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Sydney review: Broadway Bound: a wonderful story

Above: Les Asmussen and Patrick Holman. Below left Brett Heath and Simon Lee and below right: Suzann James

Broadway Bound

By Neil Simon

Directed By Rosane Mcnamara

A New Theatre Production

New Theatre

542 King Street



Season: 13 November – 15 December. Bookings:

Put two highly ambitious 20-something sketch writers together with a loving, house proud mother; a hard-working but unfaithful husband and father; a slightly cantankerous, socialist grandfather and you have the beginnings of some very interesting family dynamics. Then place them in a New York Jewish neighbourhood and you have Broadway Bound.

This is the third instalment of a trilogy of stories loosely based on writer Neil Simon’s own life (it follows Brighton Beach Memoirs and Biloxi Blues).

Broadway Bound is a wonderful story set in the late 1940’s and brilliantly captures the post-war themes of austerity, struggle, ambition, and the promise of limitless opportunity that the United States offered its citizens. Neil Simon’s story is lively throughout and knits drama and comedy seamlessly.

The story is set in the home of Jack and Kate Jerome. They have two sons Stanley and Eugene. Kate’s father, Ben Epstein, also resides with them. Kate has been preparing dinner and trying to stop her father going out in the freezing cold. Kate’s youngest son Eugene arrives and begins to boast about a girl he has fallen for. After a while Kate’s oldest son Stanley comes home and dominates the scene with ‘great news’ about a chance meeting he had with the producer of a show on CBS radio. His excitement is contagious as he convinces his brother to immediately work with him during the night to write comedy sketch material for the radio show.

All the while, Kate is the caring mother and homemaker, determined to keep the family well-fed and comfortable. Ben potters in the background and amuses his grandsons by his socialist mutterings and forgettable joke telling.

Later that night, Jack comes home seemingly exhausted from a long working day. However, Kate finds the courage to confront him with her suspicions of him having an affair. A simple denial from Jack is soon disproved and their marriage is relegated to the rocky road of eventual breakup.

Time passes and as the boys gain success in their career, they witness the demise of their parent’s marriage and a changed relationship with their father. Eugene also finds a new understanding of Kate as she reveals how she once danced with George Raft to help win the heart of Jack. In contrast to her boys burning ambition for writing success, Kate demonstrates contentment in simple things such as maintaining a family heir-loom, the dinner table.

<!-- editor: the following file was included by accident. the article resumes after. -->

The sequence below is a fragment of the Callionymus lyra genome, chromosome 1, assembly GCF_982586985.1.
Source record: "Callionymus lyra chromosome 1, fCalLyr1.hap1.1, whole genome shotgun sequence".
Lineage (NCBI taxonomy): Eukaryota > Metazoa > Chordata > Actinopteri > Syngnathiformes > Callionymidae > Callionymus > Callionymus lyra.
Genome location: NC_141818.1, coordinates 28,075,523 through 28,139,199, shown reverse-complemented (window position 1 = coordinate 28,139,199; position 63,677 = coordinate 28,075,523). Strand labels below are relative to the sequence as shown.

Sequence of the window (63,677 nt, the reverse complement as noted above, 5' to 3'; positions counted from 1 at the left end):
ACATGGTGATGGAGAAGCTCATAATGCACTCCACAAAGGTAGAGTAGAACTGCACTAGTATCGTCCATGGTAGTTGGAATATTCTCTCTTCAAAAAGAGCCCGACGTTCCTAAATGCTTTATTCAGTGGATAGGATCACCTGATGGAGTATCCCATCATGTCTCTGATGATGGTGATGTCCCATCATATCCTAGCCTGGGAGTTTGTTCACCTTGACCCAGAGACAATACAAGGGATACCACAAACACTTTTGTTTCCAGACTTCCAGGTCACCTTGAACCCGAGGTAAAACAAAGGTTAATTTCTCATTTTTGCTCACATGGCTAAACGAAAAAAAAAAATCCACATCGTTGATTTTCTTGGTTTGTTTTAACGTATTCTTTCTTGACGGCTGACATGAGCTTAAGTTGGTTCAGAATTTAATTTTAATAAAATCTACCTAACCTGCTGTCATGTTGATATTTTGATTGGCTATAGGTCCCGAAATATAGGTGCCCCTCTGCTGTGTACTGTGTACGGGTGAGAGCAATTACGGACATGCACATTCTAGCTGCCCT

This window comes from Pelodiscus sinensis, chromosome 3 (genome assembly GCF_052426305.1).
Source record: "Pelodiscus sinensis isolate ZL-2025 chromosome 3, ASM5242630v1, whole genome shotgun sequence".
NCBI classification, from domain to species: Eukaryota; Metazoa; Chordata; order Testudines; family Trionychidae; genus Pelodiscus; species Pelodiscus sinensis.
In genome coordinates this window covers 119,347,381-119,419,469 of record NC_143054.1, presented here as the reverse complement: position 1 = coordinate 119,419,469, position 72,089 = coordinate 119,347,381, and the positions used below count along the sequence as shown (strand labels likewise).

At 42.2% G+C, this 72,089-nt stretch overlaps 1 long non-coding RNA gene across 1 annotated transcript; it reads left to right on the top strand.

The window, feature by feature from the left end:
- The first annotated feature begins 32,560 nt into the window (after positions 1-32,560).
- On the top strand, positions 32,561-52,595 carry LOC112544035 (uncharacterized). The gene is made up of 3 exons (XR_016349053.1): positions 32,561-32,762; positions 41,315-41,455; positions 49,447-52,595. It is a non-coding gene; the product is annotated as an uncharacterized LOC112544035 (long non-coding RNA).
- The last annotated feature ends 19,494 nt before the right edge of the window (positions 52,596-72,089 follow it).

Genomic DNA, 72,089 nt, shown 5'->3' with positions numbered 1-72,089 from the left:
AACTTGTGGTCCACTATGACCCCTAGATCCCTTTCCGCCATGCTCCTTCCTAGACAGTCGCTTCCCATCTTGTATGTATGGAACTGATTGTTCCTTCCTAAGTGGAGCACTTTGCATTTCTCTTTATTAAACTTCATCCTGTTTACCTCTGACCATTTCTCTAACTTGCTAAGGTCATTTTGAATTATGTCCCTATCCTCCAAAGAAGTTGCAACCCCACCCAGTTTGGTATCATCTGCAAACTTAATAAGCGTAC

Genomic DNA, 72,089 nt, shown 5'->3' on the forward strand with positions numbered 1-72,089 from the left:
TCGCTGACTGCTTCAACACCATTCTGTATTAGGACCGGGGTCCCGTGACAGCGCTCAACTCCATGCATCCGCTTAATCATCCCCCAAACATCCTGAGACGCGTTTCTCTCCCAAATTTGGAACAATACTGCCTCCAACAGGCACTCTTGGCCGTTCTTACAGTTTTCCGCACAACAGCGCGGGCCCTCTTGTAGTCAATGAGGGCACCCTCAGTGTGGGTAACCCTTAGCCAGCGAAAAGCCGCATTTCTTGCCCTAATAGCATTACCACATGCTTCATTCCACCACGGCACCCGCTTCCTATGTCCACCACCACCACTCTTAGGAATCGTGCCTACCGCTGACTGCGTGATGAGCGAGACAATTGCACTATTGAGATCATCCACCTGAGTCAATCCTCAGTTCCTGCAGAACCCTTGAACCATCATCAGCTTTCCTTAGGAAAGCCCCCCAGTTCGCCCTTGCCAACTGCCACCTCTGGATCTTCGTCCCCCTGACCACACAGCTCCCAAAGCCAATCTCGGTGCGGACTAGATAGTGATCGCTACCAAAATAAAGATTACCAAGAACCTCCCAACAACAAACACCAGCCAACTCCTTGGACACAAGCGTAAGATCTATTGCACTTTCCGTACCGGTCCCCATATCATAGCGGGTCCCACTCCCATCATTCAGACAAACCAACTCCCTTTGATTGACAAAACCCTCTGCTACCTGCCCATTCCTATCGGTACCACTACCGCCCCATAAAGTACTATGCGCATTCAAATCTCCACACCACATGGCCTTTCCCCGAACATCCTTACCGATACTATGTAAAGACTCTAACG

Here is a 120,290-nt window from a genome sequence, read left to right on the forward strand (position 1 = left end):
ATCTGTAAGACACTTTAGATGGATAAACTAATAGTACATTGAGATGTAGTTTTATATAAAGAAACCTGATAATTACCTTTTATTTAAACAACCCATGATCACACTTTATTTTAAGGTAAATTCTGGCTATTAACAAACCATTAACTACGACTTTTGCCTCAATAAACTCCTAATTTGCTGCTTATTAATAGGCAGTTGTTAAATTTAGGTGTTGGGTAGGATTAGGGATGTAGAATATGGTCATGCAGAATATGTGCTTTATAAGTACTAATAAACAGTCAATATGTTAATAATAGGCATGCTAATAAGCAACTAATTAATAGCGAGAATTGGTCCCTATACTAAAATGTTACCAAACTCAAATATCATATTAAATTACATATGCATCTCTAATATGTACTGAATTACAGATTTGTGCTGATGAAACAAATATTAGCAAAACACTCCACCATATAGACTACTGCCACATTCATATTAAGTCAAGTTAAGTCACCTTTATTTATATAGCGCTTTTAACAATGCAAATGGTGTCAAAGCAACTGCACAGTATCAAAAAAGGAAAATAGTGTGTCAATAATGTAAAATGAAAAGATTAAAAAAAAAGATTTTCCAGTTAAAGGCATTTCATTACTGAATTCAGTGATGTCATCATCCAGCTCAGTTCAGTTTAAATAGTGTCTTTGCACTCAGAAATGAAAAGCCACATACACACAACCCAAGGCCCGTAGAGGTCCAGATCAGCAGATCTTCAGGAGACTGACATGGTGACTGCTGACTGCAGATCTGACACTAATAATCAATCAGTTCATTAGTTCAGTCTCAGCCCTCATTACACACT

Neil Simon is remarkable in the way he can humanise all these characters and make them fallible. Yet they all have likable and redeeming traits.

Suzann James plays Kate Jerome. She has tapped into Kate’s mindset as the stable force in a rapidly changing family. Her sons are finding success, her marriage is crumbling, and she reminisces about happier times with Jack. When husband Jack defends his affair by saying that he never left her, Kate replies “You did leave. You didn’t move out, but you left”.

Les Asmussen as Ben Epstein gives a terrific performance as Kate’s father. Les has perfected the New York Jewish accent and his character unknowingly acts as a model for comedy scripts written by his grandsons. His body language, timing, and gestures were perfect.

Eugene Jerome is played by Patrick Holman. Eugene finds material from the people he encounters and is a romantic at heart. He is able to help his mother ‘open up’ about her past and cope with present day troubles. Patrick is ideal in this role.

Simon Lee brilliantly plays Stanley Jerome. This character is a whirlwind of creativity and ambition. His presence dominates in any scene and can inspire others to act on achieving their goals. He proudly boasts “I have an eye for talent, and I have talent”.

Jack Jerome, the husband and the father, is acted by Brett Heath. He plays a broken man torn by leading a double life. Not wanting to hurt Kate, he lies but finally faces the truth and leaves her. His relationship with his sons changes as he feels they have embarrassed the family by sending them up as fictionalised characters in their radio show script.

Susan Jordan plays Blanche, Kates sister. She is made to feel guilty for marrying a rich man and having an easy lifestyle.

Director Rosane McNamara deserves full credit for this production. She has utilised the talents of cast and crew to their maximum. The costumes are era-authentic and the set seems homely and intimate as a New York apartment would feel (snow falling outside the front door was a simple but powerful effect).

As a play, the dialogue is sharp and witty and the subject matter topical and relevant. I’m sure you will enjoy!

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